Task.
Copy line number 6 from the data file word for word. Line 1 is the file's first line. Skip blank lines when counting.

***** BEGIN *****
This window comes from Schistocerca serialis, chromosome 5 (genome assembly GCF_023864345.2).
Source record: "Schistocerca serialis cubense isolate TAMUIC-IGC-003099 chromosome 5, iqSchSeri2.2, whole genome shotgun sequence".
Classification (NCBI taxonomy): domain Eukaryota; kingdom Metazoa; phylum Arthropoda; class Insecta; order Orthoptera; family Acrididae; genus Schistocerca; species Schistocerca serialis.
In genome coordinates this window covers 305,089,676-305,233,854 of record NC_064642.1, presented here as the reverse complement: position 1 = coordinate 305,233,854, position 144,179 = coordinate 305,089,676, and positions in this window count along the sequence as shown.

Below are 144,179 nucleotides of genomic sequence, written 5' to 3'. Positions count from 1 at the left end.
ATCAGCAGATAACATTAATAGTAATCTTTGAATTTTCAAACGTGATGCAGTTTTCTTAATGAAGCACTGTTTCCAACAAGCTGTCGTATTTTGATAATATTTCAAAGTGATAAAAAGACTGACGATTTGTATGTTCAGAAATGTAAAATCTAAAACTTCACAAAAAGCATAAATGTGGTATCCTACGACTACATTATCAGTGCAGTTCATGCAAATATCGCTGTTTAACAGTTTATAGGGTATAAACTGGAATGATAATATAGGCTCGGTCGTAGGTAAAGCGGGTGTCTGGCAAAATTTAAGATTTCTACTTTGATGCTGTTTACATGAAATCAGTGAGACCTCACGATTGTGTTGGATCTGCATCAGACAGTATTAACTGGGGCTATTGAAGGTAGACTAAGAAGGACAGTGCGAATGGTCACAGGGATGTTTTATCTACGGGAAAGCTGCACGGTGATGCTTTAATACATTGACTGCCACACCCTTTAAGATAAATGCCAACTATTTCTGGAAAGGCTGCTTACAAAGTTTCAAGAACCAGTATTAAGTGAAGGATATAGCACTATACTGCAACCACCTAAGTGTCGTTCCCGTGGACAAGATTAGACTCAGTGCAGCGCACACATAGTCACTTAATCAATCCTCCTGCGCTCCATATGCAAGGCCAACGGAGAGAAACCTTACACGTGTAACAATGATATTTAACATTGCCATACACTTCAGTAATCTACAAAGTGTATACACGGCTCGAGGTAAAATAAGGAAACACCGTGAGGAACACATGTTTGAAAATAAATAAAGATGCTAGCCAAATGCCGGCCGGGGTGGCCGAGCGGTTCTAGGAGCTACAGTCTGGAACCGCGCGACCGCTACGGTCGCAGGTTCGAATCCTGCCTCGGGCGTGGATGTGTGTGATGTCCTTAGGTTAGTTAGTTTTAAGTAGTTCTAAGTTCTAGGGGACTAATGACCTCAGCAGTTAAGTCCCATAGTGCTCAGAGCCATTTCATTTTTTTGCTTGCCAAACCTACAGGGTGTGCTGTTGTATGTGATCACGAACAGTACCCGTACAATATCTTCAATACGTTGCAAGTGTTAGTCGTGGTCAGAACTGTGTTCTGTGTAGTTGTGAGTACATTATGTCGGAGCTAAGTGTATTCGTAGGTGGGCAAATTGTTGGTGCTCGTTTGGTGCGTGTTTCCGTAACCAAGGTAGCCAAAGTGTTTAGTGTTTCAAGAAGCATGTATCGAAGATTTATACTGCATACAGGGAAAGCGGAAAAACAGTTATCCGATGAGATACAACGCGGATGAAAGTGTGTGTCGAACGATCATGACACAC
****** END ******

ATCAGCAGATAACATTAATAGTAATCTTTGAATTTTCAAACGTGATGCAGTTTTCTTAATGAAGCACTGTTTCCAACAAGCTGTCGTATTTTGATAATATTTCAAAGTGATAAAAAGACTGACGATTTGTATGTTCAGAAATGTAAAATCTAAAACTTCACAAAAAGCATAAATGTGGTATCCTACGACTACATTATCAGTGCAGTTCATGCAAATATCGCTGTTTAACAGTTTATAGGGTATAAACTGGAATGATAATATAGGCTCGGTCGTAGGTAAAGCGGGTGTCTGGCAAAATTTAAGATTTCTACTTTGATGCTGTTTACATGAAATCAGTGAGACCTCACGATTGTGTTGGATCTGCATCAGACAGTATTAACTGGGGCTATTGAAGGTAGACTAAGAAGGACAGTGCGAATGGTCACAGGGATGTTTTATCTACGGGAAAGCTGCACGGTGATGCTTTAATACATTGACTGCCACACCCTTTAAGATAAATGCCAACTATTTCTGGAAAGGCTGCTTACAAAGTTTCAAGAACCAGTATTAAGTGAAGGATATAGCACTATACTGCAACCACCTAAGTGTCGTTCCCGTGGACAAGATTAGACTCAGTGCAGCGCACACATAGTCACTTAATCAATCCTCCTGCGCTCCATATGCAAGGCCAACGGAGAGAAACCTTACACGTGTAACAATGATATTTAACATTGCCATACACTTCAGTAATCTACAAAGTGTATACACGGCTCGAGGTAAAATAAGGAAACACCGTGAGGAACACATGTTTGAAAATAAATAAAGATGCTAGCCAAATGCCGGCCGGGGTGGCCGAGCGGTTCTAGGAGCTACAGTCTGGAACCGCGCGACCGCTACGGTCGCAGGTTCGAATCCTGCCTCGGGCGTGGATGTGTGTGATGTCCTTAGGTTAGTTAGTTTTAAGTAGTTCTAAGTTCTAGGGGACTAATGACCTCAGCAGTTAAGTCCCATAGTGCTCAGAGCCATTTCATTTTTTTGCTTGCCAAACCTACAGGGTGTGCTGTTGTATGTGATCACGAACAGTACCCGTACAATATCTTCAATACGTTGCAAGTGTTAGTCGTGGTCAGAACTGTGTTCTGTGTAGTTGTGAGTACATTATGTCGGAGCTAAGTGTATTCGTAGGTGGGCAAATTGTTGGTGCTCGTTTGGTGCGTGTTTCCGTAACCAAGGTAGCCAAAGTGTTTAGTGTTTCAAGAAGCATGTATCGAAGATTTATACTGCATACAGGGAAAGCGGAAAAACAGTTATCCGATGAGATACAACGCGGATGAAAGTGTGTGTCGAACGATCATGACACAC